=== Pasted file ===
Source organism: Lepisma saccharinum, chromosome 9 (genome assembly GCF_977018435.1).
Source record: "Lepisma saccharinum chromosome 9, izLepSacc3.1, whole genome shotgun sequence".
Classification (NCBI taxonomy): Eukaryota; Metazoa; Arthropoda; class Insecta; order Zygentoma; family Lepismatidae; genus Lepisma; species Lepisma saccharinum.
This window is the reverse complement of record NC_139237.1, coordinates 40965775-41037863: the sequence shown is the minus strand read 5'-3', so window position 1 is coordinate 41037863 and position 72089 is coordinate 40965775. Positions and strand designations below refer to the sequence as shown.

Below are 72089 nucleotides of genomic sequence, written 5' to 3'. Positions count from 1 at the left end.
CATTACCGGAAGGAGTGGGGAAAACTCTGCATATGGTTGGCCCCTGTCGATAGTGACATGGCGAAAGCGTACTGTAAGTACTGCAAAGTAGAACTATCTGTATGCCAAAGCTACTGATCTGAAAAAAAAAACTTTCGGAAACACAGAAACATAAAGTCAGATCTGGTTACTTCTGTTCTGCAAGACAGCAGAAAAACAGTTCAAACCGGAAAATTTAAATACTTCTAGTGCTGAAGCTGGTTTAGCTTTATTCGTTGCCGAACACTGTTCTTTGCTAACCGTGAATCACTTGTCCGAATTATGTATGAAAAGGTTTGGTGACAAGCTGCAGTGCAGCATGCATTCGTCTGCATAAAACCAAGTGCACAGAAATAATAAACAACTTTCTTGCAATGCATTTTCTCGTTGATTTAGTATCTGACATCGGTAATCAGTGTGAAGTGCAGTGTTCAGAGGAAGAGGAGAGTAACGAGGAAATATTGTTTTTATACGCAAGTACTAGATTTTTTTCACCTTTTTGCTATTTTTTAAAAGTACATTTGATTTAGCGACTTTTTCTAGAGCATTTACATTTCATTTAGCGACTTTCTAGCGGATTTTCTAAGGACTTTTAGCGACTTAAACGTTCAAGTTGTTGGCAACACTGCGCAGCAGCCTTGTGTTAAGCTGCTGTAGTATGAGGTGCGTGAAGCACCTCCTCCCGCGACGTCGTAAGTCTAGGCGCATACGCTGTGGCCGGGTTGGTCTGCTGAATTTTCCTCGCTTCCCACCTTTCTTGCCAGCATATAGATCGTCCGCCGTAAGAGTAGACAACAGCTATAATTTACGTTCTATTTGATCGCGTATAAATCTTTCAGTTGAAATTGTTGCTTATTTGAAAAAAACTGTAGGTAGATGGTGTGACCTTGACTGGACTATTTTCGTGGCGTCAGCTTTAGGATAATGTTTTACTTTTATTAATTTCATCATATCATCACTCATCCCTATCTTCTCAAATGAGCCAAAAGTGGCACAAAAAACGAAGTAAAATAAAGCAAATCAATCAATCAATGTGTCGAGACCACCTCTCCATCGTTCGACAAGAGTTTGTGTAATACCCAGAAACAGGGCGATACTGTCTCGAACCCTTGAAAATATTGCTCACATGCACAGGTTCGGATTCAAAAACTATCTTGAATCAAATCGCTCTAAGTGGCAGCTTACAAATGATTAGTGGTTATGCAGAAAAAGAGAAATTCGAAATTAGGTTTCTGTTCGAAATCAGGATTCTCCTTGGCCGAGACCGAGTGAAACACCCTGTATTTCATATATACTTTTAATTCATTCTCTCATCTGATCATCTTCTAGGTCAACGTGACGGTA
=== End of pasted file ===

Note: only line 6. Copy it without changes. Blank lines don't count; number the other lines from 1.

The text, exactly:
CATTACCGGAAGGAGTGGGGAAAACTCTGCATATGGTTGGCCCCTGTCGATAGTGACATGGCGAAAGCGTACTGTAAGTACTGCAAAGTAGAACTATCTGTATGCCAAAGCTACTGATCTGAAAAAAAAAACTTTCGGAAACACAGAAACATAAAGTCAGATCTGGTTACTTCTGTTCTGCAAGACAGCAGAAAAACAGTTCAAACCGGAAAATTTAAATACTTCTAGTGCTGAAGCTGGTTTAGCTTTATTCGTTGCCGAACACTGTTCTTTGCTAACCGTGAATCACTTGTCCGAATTATGTATGAAAAGGTTTGGTGACAAGCTGCAGTGCAGCATGCATTCGTCTGCATAAAACCAAGTGCACAGAAATAATAAACAACTTTCTTGCAATGCATTTTCTCGTTGATTTAGTATCTGACATCGGTAATCAGTGTGAAGTGCAGTGTTCAGAGGAAGAGGAGAGTAACGAGGAAATATTGTTTTTATACGCAAGTACTAGATTTTTTTCACCTTTTTGCTATTTTTTAAAAGTACATTTGATTTAGCGACTTTTTCTAGAGCATTTACATTTCATTTAGCGACTTTCTAGCGGATTTTCTAAGGACTTTTAGCGACTTAAACGTTCAAGTTGTTGGCAACACTGCGCAGCAGCCTTGTGTTAAGCTGCTGTAGTATGAGGTGCGTGAAGCACCTCCTCCCGCGACGTCGTAAGTCTAGGCGCATACGCTGTGGCCGGGTTGGTCTGCTGAATTTTCCTCGCTTCCCACCTTTCTTGCCAGCATATAGATCGTCCGCCGTAAGAGTAGACAACAGCTATAATTTACGTTCTATTTGATCGCGTATAAATCTTTCAGTTGAAATTGTTGCTTATTTGAAAAAAACTGTAGGTAGATGGTGTGACCTTGACTGGACTATTTTCGTGGCGTCAGCTTTAGGATAATGTTTTACTTTTATTAATTTCATCATATCATCACTCATCCCTATCTTCTCAAATGAGCCAAAAGTGGCACAAAAAACGAAGTAAAATAAAGCAAATCAATCAATCAATGTGTCGAGACCACCTCTCCATCGTTCGACAAGAGTTTGTGTAATACCCAGAAACAGGGCGATACTGTCTCGAACCCTTGAAAATATTGCTCACATGCACAGGTTCGGATTCAAAAACTATCTTGAATCAAATCGCTCTAAGTGGCAGCTTACAAATGATTAGTGGTTATGCAGAAAAAGAGAAATTCGAAATTAGGTTTCTGTTCGAAATCAGGATTCTCCTTGGCCGAGACCGAGTGAAACACCCTGTATTTCATATATACTTTTAATTCATTCTCTCATCTGATCATCTTCTAGGTCAACGTGACGGTA